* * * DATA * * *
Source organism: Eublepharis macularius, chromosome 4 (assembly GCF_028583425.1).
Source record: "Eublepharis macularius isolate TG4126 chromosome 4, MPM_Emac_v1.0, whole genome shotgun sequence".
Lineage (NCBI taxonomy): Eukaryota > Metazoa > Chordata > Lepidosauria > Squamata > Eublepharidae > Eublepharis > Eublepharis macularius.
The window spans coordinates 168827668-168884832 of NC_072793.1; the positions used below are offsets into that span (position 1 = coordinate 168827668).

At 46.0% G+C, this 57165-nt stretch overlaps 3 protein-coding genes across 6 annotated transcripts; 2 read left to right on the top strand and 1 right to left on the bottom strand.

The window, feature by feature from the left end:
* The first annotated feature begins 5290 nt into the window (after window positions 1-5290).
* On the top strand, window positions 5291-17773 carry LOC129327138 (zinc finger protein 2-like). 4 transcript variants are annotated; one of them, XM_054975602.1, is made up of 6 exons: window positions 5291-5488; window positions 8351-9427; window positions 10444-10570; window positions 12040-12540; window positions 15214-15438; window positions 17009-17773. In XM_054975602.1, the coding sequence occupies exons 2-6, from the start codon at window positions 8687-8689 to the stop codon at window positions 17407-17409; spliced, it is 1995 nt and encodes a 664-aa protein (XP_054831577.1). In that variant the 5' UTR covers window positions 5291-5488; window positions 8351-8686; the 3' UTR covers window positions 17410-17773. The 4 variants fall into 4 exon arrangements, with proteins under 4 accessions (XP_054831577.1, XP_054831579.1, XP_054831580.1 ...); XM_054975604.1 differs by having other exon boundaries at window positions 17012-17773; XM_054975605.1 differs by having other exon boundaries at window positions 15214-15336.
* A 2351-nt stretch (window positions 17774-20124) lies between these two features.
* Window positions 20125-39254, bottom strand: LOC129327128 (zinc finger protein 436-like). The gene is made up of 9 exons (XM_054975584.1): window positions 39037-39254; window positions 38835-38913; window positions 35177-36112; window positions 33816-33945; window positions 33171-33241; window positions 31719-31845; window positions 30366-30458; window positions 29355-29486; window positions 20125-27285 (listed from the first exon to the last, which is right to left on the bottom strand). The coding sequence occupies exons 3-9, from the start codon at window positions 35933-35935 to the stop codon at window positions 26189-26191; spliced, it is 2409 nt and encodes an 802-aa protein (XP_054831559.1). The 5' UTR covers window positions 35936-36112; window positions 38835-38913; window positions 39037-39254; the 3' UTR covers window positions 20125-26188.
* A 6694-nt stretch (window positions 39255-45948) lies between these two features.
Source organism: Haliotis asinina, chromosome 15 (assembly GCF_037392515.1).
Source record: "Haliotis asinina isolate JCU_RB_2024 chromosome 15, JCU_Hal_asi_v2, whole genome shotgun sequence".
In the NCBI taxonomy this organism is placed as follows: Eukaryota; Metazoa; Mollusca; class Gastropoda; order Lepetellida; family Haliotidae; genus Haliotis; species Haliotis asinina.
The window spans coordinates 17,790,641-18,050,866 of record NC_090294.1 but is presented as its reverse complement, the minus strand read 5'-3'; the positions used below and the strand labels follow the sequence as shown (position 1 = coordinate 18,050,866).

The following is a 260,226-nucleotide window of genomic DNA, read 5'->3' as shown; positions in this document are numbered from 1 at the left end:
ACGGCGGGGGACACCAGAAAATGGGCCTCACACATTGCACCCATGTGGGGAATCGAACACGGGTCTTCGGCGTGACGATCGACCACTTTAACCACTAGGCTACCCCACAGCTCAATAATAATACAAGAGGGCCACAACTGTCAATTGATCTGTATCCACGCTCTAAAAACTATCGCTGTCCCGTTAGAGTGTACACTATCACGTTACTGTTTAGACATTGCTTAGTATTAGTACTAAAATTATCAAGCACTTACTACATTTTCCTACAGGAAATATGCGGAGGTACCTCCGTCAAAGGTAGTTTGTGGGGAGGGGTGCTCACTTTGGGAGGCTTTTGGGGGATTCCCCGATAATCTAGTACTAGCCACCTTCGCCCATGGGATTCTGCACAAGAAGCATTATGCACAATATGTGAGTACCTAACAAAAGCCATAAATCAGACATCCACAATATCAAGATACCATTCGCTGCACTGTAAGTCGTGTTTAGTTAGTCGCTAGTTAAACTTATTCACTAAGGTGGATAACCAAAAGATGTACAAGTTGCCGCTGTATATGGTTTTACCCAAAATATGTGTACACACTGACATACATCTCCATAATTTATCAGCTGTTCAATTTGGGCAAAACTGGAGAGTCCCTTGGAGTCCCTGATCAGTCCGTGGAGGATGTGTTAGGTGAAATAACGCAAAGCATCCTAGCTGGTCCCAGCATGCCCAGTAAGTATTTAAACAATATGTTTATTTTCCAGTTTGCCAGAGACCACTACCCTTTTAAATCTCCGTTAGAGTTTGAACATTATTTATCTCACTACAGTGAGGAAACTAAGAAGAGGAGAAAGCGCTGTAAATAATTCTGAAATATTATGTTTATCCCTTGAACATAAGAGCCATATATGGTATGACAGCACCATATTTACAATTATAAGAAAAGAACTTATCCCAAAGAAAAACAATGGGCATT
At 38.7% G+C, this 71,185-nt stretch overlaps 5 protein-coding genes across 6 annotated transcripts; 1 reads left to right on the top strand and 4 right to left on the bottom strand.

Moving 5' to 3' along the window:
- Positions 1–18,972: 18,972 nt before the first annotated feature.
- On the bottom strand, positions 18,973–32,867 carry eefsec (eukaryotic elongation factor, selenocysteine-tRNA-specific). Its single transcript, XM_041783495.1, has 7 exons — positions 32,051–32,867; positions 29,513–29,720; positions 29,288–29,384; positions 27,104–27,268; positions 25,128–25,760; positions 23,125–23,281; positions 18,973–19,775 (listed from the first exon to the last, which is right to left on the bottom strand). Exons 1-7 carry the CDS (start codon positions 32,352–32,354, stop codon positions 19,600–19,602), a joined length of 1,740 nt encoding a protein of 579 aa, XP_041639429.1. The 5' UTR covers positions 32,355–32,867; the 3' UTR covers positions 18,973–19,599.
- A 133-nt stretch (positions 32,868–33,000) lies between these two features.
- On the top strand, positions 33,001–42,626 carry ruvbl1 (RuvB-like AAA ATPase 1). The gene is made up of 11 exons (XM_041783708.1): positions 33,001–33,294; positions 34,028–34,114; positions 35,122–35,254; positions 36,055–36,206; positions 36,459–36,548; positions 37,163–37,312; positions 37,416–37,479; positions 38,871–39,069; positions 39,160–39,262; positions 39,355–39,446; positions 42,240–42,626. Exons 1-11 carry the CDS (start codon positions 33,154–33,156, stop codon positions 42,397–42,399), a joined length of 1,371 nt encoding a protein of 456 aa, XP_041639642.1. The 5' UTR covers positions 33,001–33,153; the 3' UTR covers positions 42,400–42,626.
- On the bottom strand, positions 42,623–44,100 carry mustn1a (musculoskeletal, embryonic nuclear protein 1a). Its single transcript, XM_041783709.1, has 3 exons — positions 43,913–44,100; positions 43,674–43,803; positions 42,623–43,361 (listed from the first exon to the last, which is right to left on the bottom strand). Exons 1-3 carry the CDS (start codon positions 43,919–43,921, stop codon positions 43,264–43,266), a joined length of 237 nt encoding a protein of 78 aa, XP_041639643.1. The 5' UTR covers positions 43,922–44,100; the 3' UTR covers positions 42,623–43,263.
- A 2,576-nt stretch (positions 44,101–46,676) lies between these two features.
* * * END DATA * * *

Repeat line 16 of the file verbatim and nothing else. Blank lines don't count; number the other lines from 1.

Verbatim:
The following is a 260,226-nucleotide window of genomic DNA, read 5'->3' as shown; positions in this document are numbered from 1 at the left end: